OGDENSBURG — The Ogdensburg Historical Commission has a new exhibit opening this month at the Ogdensburg Public Library. The exhibit will cover Hart Pottery.
City Historian Julie Madlin has done extensive research on the history of Hart Pottery and produced a video to go along with the exhibit.
A summary of Ms. Madlin’s research follows:
“Canal Fever and the growth of railroads led to the development of many industries. Ogdensburg’s location on the St. Lawrence River in addition to its relative closeness to the Erie Canal made it the perfect place to locate a pottery.
Hart Pottery began in Fulton in 1832 when brothers James and Samuel Hart built a kiln, which capitalized on the ease of procuring New Jersey Clay using the Erie Canal. James Hart sold his interest in the company in 1840, moving to Sherburne. Samuel Hart had a successful business in Fulton until his retirement in 1878. Sons, Charles and Elwyn Hart took over the pottery until it closed in 1895.
The construction of another canal led to the construction of another pottery by James Hart. This site allowed Hart to acquire Amboy clay, which was a favorite material to make pottery.
William Hart, son of Samuel was sent to Picton, Ontario to establish a kiln in 1849. Another son, Charles Hart established a third pottery in Ogdensburg in 1850 with partner Albert Lobdell, which was located on the south side of Montgomery St. near Morris.
Ogdensburg was the perfect location for a business at that time. It was located on the St. Lawrence River, which provided access to the markets in the west and was at the terminus of the Northern Railroad. The Ogdensburg site produced pottery for 8 years. At its peak,
Charles Hart’s kiln produced $7,000 of products and employed six men. Lobdell sold his rights to the business and left Ogdensburg in 1853.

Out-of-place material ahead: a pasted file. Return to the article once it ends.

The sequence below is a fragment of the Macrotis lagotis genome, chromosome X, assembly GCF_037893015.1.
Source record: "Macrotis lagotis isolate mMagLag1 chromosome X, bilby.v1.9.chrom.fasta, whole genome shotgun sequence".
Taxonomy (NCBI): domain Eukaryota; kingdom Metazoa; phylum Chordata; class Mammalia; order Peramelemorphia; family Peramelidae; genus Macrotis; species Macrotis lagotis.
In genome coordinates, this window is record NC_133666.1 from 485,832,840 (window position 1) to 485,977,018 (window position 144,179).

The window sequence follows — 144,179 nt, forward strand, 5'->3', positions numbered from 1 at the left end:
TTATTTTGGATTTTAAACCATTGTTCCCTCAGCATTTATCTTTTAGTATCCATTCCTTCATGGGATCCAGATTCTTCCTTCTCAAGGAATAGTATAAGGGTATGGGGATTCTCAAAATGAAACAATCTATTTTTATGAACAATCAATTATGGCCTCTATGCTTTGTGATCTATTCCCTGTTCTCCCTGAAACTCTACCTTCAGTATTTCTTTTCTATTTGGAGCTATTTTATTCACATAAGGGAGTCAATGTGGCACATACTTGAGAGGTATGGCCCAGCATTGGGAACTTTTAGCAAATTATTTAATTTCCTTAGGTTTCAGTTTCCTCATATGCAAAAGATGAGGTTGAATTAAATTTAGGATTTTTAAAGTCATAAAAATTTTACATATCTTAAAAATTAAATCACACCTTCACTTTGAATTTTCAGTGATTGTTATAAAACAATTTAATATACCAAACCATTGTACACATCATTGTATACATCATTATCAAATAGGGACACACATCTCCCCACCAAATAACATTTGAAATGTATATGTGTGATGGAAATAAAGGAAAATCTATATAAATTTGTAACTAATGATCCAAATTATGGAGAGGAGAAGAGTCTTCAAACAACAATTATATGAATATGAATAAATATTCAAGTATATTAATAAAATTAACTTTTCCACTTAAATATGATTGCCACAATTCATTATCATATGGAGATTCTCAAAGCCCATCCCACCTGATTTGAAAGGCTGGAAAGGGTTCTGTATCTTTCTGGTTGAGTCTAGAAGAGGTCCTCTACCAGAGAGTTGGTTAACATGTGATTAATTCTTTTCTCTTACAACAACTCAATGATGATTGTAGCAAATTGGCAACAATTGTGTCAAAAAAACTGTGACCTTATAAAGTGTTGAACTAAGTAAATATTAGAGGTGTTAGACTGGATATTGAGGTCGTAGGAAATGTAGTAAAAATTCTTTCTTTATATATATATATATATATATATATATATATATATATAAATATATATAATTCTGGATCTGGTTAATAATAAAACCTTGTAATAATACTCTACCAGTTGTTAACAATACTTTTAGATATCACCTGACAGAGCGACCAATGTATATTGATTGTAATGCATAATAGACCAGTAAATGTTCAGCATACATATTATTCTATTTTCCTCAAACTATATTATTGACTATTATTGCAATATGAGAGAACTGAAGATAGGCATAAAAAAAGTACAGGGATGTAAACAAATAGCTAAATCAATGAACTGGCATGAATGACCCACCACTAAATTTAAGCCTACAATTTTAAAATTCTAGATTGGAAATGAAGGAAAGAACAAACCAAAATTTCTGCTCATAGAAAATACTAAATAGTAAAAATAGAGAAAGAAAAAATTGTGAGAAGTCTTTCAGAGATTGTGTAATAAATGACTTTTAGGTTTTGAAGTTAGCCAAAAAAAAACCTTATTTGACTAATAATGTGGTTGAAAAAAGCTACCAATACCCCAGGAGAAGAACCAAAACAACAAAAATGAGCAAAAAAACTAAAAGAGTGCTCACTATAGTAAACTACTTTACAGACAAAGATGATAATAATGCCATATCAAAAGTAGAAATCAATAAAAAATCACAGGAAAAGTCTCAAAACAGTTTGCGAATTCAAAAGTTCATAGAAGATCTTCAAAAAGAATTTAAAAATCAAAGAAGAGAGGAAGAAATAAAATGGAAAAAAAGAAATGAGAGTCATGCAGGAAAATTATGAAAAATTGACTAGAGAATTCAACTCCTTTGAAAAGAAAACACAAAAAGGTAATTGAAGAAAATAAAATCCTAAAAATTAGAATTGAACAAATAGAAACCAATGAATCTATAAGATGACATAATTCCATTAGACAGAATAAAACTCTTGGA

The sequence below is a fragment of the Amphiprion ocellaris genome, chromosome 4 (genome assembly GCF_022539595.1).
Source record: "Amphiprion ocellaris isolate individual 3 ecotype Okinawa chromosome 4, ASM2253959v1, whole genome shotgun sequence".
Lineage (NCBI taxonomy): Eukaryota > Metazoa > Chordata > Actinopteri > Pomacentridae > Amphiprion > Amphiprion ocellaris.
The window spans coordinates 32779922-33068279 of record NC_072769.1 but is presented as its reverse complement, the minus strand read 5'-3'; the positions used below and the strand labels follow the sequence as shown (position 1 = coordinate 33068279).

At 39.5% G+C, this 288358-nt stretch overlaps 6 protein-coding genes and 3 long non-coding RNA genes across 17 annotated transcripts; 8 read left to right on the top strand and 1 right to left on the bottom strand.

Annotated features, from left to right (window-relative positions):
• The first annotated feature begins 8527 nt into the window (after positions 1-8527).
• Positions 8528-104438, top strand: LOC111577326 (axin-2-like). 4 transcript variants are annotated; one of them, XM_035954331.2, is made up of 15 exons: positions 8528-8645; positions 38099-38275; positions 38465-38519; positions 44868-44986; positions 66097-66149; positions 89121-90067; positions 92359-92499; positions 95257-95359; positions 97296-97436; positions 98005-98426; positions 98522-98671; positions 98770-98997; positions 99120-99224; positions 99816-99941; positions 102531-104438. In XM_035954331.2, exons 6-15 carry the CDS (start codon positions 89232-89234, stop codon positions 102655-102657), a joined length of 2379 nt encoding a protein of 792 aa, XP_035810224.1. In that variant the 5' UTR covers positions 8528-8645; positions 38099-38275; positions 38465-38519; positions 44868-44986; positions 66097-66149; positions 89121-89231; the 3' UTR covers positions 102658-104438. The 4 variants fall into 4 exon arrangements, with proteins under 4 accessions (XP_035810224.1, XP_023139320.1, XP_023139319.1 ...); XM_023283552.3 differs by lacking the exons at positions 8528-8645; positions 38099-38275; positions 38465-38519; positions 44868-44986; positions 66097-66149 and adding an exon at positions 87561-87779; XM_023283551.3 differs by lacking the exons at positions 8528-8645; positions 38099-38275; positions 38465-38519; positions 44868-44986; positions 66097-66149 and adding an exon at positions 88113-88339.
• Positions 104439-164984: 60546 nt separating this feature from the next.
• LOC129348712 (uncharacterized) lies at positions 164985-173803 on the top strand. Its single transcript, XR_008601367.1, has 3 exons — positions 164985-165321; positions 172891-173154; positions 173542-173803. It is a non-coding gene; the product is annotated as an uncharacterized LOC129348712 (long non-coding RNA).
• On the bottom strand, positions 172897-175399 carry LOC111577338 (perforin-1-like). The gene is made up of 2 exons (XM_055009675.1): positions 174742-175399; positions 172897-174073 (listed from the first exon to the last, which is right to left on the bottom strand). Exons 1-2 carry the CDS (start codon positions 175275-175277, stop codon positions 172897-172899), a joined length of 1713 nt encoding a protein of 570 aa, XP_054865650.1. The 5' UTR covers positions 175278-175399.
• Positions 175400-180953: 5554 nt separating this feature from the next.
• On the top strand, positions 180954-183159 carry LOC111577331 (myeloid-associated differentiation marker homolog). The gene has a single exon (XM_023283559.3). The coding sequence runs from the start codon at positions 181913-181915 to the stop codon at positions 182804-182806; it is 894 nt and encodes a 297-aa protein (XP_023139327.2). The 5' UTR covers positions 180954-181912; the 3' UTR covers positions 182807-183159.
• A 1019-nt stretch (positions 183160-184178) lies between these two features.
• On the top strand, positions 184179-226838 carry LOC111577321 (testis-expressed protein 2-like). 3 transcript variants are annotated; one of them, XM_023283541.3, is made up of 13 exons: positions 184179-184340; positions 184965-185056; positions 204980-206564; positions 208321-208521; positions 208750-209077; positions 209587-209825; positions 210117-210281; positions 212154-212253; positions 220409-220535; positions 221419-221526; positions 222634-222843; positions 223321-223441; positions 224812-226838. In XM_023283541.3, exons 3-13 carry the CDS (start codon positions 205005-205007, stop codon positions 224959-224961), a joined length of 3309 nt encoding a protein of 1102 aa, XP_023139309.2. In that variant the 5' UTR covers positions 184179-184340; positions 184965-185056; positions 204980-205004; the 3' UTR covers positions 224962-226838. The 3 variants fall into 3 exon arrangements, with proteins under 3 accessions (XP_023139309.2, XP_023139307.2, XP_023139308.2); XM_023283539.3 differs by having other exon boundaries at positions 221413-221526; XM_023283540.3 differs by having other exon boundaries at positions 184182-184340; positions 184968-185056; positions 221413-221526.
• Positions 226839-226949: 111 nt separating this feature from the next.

In 1855 William Hart sold his interest in Picton and moved to Ogdensburg. Charles Hart returned to Sherburne in 1858, leaving William to operate the business. Joseph Hart, son of James, moved to Ogdensburg to help operate the pottery until William Hart’s death in 1869. By this time business had declined. Joseph Hart employed only one employee in 1865, then operated the kiln alone until 1873 when he took on a partner.
The Hart family made salt-glazed stoneware that was used for food storage. Hart Pottery located its kilns near abundant sources of salt, firewood, and clay. New Jersey clay was shipped up the Hudson River to the Erie Canal, then to the Chenango and Fulton Canals.
Lake Ontario and the St. Lawrence River were used to ship clay to Ogdensburg and Picton.
The pottery business was a difficult one. In 1860 William and Elizabeth Hart sold part of their interest in the business to Hiram and Caroline Davis. Hart repurchased the pottery in 1861. After his death in 1869 Joseph Hart, son of James, took over the business and briefly had a partnership with George N. Green. The pottery was consumed by fire in 1874 and did not reopen until 1877. Under the ownership of James Frederick Hart and Frank S. Hart, the pottery continued to operate until it finally closed in 1879.
After the Ogdensburg site closed, the other locations continued to produce pottery, but eventually, the mass production of tin and glass containers led to the demise of handcrafted stoneware. The Sherburne and Picton potteries closed in about 1885 and fire ended production at the original Fulton site.”
The video can be found at https://youtu.be/cccnCbEV6g